And Japan wrote an identical note agreeing to that.

Mr. FERGUSON. Yes, sir. Might I say to the Senator in reference to that, that the Chinese Government was much embarassed by the conflict of the interpretations which were given to it by the two legations, the American legation and the Japanese legation, the American legation emphasizing that the purport of the Lansing-Ishii agreement was to confirm the principle of the “open door” and equal opportunity, and the Japanese Government emphasizing the fact that the purport of the agreement was to recognize Japan's special interests in China. For that reason the Chinese Government issued the statement which it did.

Senator JOHNSON of California. At the time the Lansing-Ishii agreement was made, China and the United States were on the most friendly terms, were they not?

Mr. FERGUSON. Yes, sir.

Senator JOHNSON of California. And at that time we had already stated to the world our principles in the new world era of self-determination of the rights of weak nations, their protection, and that they should not be permitted to be traded upon by the strong. Do you recall those circumstances, which in substance I have stated, but not verbatim ?

Mr. FERGUSON. Yes, sir; those were given out through the American legation in Peking and published widely through the Chinese press.

Senator JOHNSON of California. Now during the time of the negotiations between Secretary of State Lansing and Ishii, was China invited to participate?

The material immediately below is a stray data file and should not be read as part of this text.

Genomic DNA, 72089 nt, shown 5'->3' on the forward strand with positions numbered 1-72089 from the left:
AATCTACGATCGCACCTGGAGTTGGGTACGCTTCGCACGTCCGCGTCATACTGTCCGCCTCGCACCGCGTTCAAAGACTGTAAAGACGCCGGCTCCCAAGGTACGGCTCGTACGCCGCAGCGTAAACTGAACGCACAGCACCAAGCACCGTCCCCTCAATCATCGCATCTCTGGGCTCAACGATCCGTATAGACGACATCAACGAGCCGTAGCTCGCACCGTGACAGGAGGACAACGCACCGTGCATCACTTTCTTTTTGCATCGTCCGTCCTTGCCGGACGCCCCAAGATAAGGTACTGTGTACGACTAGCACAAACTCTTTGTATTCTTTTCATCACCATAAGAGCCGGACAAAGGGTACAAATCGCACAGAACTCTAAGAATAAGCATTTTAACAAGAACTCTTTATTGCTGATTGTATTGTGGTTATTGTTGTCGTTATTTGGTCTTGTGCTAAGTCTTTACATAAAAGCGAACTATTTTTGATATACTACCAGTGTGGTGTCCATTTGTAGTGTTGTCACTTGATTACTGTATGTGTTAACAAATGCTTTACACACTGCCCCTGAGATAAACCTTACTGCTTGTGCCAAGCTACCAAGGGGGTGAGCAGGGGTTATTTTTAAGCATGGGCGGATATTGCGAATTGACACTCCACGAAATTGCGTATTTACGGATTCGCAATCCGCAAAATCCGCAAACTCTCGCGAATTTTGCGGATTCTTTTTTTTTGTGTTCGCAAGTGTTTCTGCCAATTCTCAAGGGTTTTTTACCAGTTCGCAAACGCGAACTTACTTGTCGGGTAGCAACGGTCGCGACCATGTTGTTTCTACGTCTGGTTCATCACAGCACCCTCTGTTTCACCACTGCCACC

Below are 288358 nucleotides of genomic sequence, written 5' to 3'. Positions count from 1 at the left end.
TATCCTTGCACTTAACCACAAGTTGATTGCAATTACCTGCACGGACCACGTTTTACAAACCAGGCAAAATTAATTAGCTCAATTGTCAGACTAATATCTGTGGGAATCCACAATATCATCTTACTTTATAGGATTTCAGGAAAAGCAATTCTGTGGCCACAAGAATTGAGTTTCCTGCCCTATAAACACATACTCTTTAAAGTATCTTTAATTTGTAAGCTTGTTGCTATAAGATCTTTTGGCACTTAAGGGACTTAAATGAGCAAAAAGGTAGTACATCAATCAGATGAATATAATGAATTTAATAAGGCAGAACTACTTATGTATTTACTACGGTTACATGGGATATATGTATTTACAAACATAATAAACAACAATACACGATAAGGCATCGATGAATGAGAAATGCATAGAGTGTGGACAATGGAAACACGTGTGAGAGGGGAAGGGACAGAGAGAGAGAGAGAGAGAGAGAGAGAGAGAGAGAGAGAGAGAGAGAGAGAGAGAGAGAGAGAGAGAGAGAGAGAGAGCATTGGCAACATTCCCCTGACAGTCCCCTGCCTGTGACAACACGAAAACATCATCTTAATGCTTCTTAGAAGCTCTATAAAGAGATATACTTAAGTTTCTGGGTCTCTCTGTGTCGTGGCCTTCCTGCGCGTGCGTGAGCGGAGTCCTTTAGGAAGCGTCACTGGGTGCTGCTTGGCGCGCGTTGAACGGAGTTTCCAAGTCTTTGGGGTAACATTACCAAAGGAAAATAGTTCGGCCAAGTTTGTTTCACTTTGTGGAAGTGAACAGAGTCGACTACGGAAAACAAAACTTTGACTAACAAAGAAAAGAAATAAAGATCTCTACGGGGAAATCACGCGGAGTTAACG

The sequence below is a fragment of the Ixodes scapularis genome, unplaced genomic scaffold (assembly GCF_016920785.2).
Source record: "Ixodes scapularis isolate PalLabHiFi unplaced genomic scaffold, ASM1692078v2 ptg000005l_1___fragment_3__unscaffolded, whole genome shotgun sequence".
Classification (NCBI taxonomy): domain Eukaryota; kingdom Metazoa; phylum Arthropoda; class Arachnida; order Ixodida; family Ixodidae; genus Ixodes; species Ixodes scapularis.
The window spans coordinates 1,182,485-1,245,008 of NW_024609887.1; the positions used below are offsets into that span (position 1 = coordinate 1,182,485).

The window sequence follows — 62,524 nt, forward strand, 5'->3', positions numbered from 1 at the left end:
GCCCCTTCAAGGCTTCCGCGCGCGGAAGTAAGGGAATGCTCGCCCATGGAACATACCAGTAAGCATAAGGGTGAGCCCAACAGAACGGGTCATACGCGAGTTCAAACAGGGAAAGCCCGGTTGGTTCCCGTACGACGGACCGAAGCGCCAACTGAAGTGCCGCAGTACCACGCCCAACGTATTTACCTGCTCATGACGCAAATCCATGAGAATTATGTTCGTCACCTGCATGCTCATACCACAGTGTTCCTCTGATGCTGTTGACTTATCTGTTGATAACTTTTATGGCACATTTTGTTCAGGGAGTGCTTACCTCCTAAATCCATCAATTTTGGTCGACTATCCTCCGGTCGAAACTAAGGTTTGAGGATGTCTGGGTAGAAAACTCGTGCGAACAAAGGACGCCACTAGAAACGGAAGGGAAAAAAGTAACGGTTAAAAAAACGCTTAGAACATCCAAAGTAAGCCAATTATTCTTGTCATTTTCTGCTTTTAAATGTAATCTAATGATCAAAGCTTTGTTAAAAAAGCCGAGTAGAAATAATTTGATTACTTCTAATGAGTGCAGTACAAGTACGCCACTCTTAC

Mr. FERGUSON. Not to my knowledge, sir.

Senator JOHNSON of California. In determining the interests of Japan of one sort or another, as the case may be, and of China, was China consulted at all by the United States, its friend ?

Mr. FERGUSON. At the time of the Lansing-Ishii agreement, you mean?

Senator JOHNSON of California. Yes, sir.
Mr. FERGUSON. No, sir.

Senator JOHNSON of California. And did China know anything about the disposition of China, so far as she was disposed of in the Lansing-Ishii agreement, until after it had been consummated, signed, and executed ? Mr. FERGUSON. Absolutely not.

Senator JOHNSON of California. You recall, of course, the 21 demands that were made by Japan upon China ?

Mr. FERGUSON. Yes, sir.

Senator JOHNSON of California. Do you remember that at the time of the first suggestion of those demands, Japan enjoined upon China silence, and asked or demanded that China should not make known the demands?

Mr. FERGUSON. That was an explicit demand by the Japanese minister who presented them to the President of China.

Senator JOHNSON of California. Do you recall subsequently, when they had been published or had become known to other powers, a

specific public denial made by Japan that any such demands had been made?

Mr. FERGUSON. Yes, sir.
Senator JOHNSON of California. Was there such denial ?
Mr. FERGUSON. There was.

Senator JOHNSON of California. Do you recall that subsequently to that time, when the matter had become sufficiently public so that the other nations were inquiring, Japan stated to the other nations the demands that had been made?